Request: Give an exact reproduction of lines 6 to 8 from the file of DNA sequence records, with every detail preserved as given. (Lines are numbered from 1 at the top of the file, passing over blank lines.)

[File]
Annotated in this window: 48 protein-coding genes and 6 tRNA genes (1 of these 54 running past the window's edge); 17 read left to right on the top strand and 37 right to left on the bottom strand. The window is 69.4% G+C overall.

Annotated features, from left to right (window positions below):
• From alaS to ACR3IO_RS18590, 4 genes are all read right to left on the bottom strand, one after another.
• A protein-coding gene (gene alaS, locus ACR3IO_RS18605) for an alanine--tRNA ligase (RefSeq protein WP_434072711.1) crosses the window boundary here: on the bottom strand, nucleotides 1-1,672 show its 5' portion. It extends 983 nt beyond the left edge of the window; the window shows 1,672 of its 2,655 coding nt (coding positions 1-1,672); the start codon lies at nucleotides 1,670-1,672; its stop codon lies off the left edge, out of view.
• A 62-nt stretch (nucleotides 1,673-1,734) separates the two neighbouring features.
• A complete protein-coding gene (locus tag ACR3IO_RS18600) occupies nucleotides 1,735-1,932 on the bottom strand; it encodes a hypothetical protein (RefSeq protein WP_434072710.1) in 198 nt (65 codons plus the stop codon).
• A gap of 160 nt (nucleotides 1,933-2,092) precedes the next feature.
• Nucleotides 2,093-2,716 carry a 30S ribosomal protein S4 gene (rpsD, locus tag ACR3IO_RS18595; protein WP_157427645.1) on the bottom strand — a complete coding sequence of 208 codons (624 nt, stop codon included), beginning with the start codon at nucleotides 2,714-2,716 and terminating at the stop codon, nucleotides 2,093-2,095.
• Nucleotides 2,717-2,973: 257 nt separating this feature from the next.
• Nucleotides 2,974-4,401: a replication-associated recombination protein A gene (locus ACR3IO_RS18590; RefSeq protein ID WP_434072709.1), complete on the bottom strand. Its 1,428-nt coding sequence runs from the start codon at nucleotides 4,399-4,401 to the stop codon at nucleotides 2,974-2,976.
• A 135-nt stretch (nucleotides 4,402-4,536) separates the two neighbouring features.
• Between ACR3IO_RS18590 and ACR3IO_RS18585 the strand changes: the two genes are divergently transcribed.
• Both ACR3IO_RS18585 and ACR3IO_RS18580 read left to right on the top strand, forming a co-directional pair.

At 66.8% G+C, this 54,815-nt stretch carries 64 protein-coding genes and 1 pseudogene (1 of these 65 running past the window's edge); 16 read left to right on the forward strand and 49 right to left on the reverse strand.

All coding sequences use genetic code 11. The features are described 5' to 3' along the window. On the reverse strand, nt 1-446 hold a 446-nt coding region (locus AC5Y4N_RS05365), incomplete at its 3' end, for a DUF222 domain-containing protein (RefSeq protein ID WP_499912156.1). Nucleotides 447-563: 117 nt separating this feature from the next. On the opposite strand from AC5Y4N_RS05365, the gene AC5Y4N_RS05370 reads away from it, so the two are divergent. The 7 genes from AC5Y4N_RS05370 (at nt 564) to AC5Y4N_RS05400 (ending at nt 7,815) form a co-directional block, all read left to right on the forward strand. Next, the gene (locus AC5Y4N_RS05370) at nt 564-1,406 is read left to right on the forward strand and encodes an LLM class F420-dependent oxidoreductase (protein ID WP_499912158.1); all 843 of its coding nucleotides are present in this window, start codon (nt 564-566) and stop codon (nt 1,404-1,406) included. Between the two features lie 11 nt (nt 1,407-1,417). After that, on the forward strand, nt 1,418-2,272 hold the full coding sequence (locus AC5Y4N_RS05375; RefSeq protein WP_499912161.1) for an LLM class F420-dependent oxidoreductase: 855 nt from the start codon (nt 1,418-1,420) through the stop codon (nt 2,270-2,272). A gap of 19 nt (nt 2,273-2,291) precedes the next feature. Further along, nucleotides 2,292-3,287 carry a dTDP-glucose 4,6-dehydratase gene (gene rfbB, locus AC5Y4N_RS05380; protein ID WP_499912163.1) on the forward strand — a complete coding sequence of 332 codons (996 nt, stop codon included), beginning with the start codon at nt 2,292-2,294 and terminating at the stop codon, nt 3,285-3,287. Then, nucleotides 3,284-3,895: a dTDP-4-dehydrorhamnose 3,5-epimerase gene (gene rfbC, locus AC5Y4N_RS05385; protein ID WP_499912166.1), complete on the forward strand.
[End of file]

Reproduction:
• A complete protein-coding gene (locus tag ACR3IO_RS18600) occupies nucleotides 1,735-1,932 on the bottom strand; it encodes a hypothetical protein (RefSeq protein WP_434072710.1) in 198 nt (65 codons plus the stop codon).
• A gap of 160 nt (nucleotides 1,933-2,092) precedes the next feature.
• Nucleotides 2,093-2,716 carry a 30S ribosomal protein S4 gene (rpsD, locus tag ACR3IO_RS18595; protein WP_157427645.1) on the bottom strand — a complete coding sequence of 208 codons (624 nt, stop codon included), beginning with the start codon at nucleotides 2,714-2,716 and terminating at the stop codon, nucleotides 2,093-2,095.